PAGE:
Ginney Gunther is a highly respected and sought after pastor, life-coach, human potential advocate, and co-host of Dr. Carolyn Dean Live Podcast.
TONIGHT - we\'ll talk with Dr. Carolyn Dean about Vitamin C, also known as ascorbic acid, is an essential nutrient, widely recognized for its antioxidant properties. These properties arise from its potent redox potential due to its capacity to donate electrons to oxidized molecules. Even in small quantities vitamin C can protect critical molecules in the body such as proteins, lipids, carbohydrates, and nucleic acids (DNA and RNA) from damage by reactive oxygen species, which are generated during normal metabolism, by active immune cells, and through exposure to toxins and pollutants (e.g., certain chemotherapy drugs and cigarette smoke). The vitamin also plays a critical role as a cofactor – a molecule that assists enzymes in chemical reactions. This dual nature of vitamin C means that it is instrumental in multiple physiological processes, including those involved in the biosynthesis of collagen, carnitine, and catecholamines. As such, vitamin C participates in immune function, wound healing, fatty acid metabolism, neurotransmitter production, and blood vessel formation, as well as other key processes and pathways.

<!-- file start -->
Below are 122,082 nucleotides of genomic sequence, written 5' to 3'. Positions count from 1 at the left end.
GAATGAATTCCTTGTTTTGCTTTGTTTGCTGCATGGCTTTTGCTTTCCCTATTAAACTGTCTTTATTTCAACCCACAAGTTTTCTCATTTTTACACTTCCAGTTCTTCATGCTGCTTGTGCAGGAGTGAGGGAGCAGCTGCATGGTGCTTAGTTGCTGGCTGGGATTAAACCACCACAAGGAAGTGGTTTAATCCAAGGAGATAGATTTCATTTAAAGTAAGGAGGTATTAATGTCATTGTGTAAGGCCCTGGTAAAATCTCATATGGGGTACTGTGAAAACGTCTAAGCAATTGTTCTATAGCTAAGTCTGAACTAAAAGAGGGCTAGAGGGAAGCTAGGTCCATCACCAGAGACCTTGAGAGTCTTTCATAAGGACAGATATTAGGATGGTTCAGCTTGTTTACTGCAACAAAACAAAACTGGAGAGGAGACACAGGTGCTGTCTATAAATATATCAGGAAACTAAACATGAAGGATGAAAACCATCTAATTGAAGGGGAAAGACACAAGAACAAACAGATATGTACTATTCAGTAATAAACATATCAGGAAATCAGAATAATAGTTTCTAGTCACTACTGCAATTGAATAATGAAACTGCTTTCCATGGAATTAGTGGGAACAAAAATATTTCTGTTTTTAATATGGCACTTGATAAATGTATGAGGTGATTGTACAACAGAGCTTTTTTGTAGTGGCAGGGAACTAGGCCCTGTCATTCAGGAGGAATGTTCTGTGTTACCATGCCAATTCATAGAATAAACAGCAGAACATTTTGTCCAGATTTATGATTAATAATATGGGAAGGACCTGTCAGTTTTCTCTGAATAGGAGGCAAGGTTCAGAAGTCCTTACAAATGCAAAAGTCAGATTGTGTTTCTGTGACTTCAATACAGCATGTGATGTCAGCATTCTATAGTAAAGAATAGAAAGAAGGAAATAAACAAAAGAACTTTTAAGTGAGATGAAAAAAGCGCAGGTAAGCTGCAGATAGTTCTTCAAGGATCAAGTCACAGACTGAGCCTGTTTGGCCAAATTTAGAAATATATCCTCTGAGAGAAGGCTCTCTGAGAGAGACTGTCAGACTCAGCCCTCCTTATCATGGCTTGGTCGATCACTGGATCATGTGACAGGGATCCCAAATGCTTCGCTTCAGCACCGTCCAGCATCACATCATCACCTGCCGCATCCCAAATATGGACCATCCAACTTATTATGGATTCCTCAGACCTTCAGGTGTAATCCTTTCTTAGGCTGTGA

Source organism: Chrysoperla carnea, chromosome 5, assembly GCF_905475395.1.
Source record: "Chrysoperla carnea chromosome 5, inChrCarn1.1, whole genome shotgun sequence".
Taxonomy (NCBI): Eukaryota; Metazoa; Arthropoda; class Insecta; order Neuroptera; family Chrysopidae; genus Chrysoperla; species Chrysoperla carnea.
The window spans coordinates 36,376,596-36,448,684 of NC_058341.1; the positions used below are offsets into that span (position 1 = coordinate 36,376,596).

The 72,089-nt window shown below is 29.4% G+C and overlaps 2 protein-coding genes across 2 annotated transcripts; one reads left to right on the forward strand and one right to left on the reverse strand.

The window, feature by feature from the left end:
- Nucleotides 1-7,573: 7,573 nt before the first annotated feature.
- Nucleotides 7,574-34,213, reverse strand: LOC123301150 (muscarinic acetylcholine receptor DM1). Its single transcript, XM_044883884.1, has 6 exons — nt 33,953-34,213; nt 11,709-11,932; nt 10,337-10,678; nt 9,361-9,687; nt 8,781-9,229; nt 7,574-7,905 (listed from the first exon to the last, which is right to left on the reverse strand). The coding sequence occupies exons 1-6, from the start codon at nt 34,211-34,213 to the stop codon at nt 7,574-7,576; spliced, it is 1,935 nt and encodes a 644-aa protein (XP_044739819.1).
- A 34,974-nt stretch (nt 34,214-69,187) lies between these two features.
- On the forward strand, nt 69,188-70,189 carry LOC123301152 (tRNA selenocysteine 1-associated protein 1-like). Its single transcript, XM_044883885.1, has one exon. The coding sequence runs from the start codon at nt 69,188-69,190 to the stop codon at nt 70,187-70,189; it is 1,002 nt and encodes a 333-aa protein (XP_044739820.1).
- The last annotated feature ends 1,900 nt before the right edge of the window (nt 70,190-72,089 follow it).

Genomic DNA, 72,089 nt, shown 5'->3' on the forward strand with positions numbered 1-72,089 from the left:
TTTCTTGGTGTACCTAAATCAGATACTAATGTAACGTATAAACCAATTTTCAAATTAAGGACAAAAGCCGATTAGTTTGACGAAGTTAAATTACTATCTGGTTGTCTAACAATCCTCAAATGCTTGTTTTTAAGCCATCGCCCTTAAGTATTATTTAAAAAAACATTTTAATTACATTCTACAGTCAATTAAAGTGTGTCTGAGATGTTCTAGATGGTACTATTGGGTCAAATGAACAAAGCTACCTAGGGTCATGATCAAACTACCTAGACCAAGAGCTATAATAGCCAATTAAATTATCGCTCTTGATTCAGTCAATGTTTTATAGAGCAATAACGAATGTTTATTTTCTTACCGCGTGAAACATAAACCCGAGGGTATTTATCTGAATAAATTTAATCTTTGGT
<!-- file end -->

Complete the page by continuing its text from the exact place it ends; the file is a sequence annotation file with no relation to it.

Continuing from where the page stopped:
Vitamin C, also known as ascorbic acid, is an essential nutrient, widely recognized for its antioxidant properties. These properties arise from its potent redox potential due to its capacity to donate electrons to oxidized molecules. Even in small quantities vitamin C can protect critical molecules in the body such as proteins, lipids, carbohydrates, and nucleic acids (DNA and RNA) from damage by reactive oxygen species, which are generated during normal metabolism, by active immune cells, and through exposure to toxins and pollutants (e.g., certain chemotherapy drugs and cigarette smoke). The vitamin also plays a critical role as a cofactor – a molecule that assists enzymes in chemical reactions. This dual nature of vitamin C means that it is instrumental in multiple physiological processes, including those involved in the biosynthesis of collagen, carnitine, and catecholamines. As such, vitamin C participates in immune function, wound healing, fatty acid metabolism, neurotransmitter production, and blood vessel formation, as well as other key processes and pathways.
Magnesium and minerals plug us in - literally! Not only do minerals provide the necessary building blocks for the structure and function of the body, they are also required for the electrical conductivity that occurs between all cells. The electrical or energetic message that minerals send is created from very small amounts of minerals, but it results in a huge impact. The nervous system uses electrical energy to transmit messages (nerve impulses) from one cell to another. The muscles are similarly activated to create all movement – large and small.
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